Knowing reality: psychotherapists' and counsellors' experiences and understandings of inexplicable phenomena while working with clients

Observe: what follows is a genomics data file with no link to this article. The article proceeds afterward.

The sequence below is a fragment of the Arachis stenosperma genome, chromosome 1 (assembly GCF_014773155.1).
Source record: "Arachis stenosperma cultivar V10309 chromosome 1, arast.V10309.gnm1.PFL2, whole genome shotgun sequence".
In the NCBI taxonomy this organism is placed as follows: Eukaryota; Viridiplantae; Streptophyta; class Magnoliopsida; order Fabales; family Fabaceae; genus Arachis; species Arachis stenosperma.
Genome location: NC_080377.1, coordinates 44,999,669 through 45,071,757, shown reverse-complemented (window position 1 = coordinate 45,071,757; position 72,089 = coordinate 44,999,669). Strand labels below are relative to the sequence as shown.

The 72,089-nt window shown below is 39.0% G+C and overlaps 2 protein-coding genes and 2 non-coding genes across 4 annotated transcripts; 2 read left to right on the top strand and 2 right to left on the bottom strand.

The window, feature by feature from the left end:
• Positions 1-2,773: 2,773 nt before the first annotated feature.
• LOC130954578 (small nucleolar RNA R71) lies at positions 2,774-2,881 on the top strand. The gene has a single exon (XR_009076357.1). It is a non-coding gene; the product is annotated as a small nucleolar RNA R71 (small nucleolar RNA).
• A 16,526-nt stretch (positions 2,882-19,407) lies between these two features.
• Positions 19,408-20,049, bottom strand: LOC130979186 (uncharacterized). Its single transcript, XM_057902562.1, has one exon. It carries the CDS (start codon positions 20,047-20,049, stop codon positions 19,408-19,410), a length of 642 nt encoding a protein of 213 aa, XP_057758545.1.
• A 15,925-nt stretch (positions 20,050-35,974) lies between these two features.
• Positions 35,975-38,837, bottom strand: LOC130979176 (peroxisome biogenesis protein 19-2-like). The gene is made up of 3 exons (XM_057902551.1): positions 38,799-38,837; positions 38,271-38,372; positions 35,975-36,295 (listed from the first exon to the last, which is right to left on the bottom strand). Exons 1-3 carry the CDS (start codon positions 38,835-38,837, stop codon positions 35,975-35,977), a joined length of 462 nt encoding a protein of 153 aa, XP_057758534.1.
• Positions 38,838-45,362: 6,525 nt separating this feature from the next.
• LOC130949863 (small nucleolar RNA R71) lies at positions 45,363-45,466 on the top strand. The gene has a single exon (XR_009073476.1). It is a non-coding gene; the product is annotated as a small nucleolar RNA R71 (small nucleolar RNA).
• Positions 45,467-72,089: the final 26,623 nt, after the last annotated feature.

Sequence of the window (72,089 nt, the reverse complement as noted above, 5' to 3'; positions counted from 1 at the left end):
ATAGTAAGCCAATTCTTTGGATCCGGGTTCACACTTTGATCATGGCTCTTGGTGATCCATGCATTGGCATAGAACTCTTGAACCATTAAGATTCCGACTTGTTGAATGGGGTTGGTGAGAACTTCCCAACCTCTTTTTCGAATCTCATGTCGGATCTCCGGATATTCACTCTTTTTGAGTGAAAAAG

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This hermeneutic phenomenological study explores eight psychotherapists' and counsellors' experiences and understandings of 'inexplicable' phenomena that sometimes occur when working with clients.The purpose of the study is to stimulate thinking about these experiences and bring them into conversation within the psychoanalytic community.The findings emerging from this research reveal that inexplicable phenomena may occur when therapists and counsellors are in an 'open', meditative state in which the boundaries between self and the world seem lessened and time and space are experienced differently. The phenomena may take many forms, including the apparent knowing about events that are later reported by clients, which it would not have been possible to 'sense' in the usual way, and the seeing of semi-solid forms, which may be static or moving.The meanings made of the experiences vary according to different spiritual and theoretical worldviews but, invariably, the experiences are interpreted as receiving a communication from, or being attuned to, the unconscious mind or a spiritual intelligence or source of knowledge. This is discussed in relation to psychotherapeutic, phenomenological and spiritual literature. Occultism is another field we shall have to conquer There are strange and wondrous things in these lands of darkness. Please don't worry about my wanderings in these infinitudes. I shall return laden with rich bounty for our knowledge of the human psyche (Jung to Freud 1911: Mc. Guire, 1991, p. 223).I advise against. Don't do it. By it you would be throwing a bomb into the psychoanalytical house, which would be certain to explode. (Freud's letter to Ferenczi, (1919) when the latter wanted to present his telepathic experiments to the next IPA conference (Jones, 1957, p. 42).Freud wrote to psychic researcher , Hereward Carrington, that: "If I had my life to live over again, I should devote myself to psychical research rather than to psychoanalysis" (Jones 1957, p. 32). In 1929, Freud denied having said this but Ernest Jones tracked down the evidence of the letter (Farrell, 1983).